Hong Kong Audio Visual Show 2012

At any audio show, you are going to find the weirdly wonderful, wildly wacky or just plain strange, but any show this close to the emergent and energetically inventive hi-fi market in China is going to have more than its fair share of oddities, throwbacks and those products that are perhaps most kindly labeled "homage."

There are any number of plugs, connectors and other assorted bits and pieces that could be mistaken for more familiar products, but chief amongst this latter category must be the speaker system playing in the Audio Space room. It looked like the legendary LS3/5a and the name card said that it’s an LS3/5a, and that columnular subwoofer looks uncommonly like the matching SW-1 -- which, strangely enough, is also what it’s called. But it wasn’t Rogers or any of the other official BBC licensees that manufactured these speakers; look a bit closer and it is clear that the drivers differ significantly from those in the original spec. In fact, these designs were commissioned in Hong Kong, built in China and merely inspired by the original BBC monitor. Prices aren’t that different from the real thing: $12,000 HK per pair for the speakers, $6200 HK for the subs (roughly $1545 and $800 respectively in good old US greenbacks). Which raises the question -- why bother?

These speakers really aren’t close enough to the originals to be considered fakes or counterfeits. Anybody savvy enough to have heard of the BBC LS3/5a is probably savvy enough to know (or find out) that this isn’t it. What it is is a damn fine-sounding speaker in its own right. Driven by a modest system of Audio Space’s own electronics -- T88-A tube transport ($1135 US), DAC-2us upsampling converter ($1900 US) and AS-3.8I KT88 integrated amp ($1005 US) -- the sound was open and lively, allowing music to breathe with none of the dynamic constipation that so afflicts the BBC design. I rather enjoyed the several jazz and one orchestral cut I heard -- even if I’d be more comfortable with a slightly less confusing nomenclature.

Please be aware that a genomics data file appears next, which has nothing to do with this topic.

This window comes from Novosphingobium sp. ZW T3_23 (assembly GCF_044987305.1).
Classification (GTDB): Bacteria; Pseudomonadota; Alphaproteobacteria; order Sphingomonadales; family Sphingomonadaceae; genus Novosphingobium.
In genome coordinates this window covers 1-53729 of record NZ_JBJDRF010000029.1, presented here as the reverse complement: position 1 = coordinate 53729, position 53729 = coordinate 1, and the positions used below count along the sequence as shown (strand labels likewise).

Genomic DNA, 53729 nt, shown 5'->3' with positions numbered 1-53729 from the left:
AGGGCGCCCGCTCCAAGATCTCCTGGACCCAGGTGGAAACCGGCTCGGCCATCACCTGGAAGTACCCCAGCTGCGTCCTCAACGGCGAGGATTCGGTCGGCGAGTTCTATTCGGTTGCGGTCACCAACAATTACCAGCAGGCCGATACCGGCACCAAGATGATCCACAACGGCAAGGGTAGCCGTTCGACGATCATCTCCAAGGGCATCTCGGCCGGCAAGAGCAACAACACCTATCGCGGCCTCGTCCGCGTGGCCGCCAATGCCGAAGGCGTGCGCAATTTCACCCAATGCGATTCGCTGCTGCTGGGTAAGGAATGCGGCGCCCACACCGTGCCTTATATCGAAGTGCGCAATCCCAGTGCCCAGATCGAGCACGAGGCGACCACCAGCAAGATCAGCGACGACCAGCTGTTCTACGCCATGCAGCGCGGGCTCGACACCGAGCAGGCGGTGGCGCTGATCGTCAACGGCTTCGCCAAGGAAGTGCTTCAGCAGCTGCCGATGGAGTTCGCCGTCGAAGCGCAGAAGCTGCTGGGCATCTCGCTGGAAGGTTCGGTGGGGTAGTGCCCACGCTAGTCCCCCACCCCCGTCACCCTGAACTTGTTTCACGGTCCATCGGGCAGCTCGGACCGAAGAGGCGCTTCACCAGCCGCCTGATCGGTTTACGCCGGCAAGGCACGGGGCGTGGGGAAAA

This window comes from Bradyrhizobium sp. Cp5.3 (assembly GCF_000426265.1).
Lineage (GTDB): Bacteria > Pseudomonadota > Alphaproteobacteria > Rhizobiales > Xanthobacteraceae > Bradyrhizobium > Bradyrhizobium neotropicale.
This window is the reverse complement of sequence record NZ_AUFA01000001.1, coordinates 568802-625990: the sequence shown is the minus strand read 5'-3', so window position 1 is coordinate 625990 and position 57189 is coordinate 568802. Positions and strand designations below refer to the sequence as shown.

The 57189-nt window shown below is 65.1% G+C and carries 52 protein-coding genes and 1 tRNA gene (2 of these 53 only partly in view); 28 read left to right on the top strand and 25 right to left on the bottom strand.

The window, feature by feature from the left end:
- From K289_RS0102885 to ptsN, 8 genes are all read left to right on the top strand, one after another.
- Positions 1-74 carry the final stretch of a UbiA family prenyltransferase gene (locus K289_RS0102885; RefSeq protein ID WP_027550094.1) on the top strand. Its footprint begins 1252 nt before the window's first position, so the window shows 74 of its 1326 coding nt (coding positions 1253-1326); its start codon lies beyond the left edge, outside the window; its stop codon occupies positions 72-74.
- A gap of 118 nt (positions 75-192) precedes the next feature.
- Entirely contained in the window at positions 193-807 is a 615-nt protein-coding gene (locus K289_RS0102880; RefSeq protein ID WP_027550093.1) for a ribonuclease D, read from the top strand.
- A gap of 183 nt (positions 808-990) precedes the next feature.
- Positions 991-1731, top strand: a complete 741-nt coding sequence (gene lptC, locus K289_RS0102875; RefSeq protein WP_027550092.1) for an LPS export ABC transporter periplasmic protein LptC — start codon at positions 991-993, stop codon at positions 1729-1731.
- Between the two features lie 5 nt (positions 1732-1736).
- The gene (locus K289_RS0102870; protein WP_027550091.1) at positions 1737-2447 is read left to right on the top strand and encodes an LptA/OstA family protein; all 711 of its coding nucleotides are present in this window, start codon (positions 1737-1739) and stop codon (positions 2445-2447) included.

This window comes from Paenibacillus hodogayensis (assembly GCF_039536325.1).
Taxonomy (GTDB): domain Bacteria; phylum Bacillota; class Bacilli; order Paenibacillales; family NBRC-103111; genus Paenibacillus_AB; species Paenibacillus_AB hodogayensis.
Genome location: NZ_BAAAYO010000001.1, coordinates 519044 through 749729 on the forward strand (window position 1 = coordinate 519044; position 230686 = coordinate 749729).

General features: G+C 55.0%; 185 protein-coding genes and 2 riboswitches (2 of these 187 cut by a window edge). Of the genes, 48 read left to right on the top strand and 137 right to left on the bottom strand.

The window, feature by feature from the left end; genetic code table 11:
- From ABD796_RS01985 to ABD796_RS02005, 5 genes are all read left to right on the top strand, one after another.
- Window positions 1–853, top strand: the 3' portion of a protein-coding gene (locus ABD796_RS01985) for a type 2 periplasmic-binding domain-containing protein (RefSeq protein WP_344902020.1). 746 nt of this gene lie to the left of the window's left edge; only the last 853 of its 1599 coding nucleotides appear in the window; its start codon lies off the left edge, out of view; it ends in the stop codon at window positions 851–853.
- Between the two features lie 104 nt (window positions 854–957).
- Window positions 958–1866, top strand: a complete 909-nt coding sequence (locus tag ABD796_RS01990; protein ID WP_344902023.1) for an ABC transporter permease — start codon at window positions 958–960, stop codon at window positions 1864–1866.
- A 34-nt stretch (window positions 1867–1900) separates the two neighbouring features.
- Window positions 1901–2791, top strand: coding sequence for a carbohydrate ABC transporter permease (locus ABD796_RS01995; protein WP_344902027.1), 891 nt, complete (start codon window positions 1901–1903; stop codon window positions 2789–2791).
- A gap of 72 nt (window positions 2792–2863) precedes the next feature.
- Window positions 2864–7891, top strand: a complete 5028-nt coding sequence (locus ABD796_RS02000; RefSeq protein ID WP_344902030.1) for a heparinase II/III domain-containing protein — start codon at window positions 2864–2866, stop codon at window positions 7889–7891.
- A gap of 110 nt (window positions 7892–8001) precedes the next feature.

There were plenty of other speakers that need fear no such concerns.

Yes,  those really are loudspeakers! The Hua Xing Violins Iviolin speaker is possibly the most extreme case of technological repurposing ever! I have no clue how these work, beyond the fact that the base column is a "bass column" and that the instrument acts as an active element. Some kind of exciter is positioned inside, although whether it acts on the strings, the body or (as I suspect) both is anybody’s guess. The sound? Do you really need to ask?

Meanwhile, if you ever wondered whether wooden pyramids sound different from wooden cones -- or cubes, door knob shapes, ovoids or just about any other combination of the above that you might come up with -- Woodmark Audio Furniture was the place for you. Judging from the time it took me to create enough space just to grab a quick snap, these are clearly matters of great moment in the Middle Kingdom, with avid crowds of jostling customers pawing the goods, keen to grab that killer tweak before the guy next to them.

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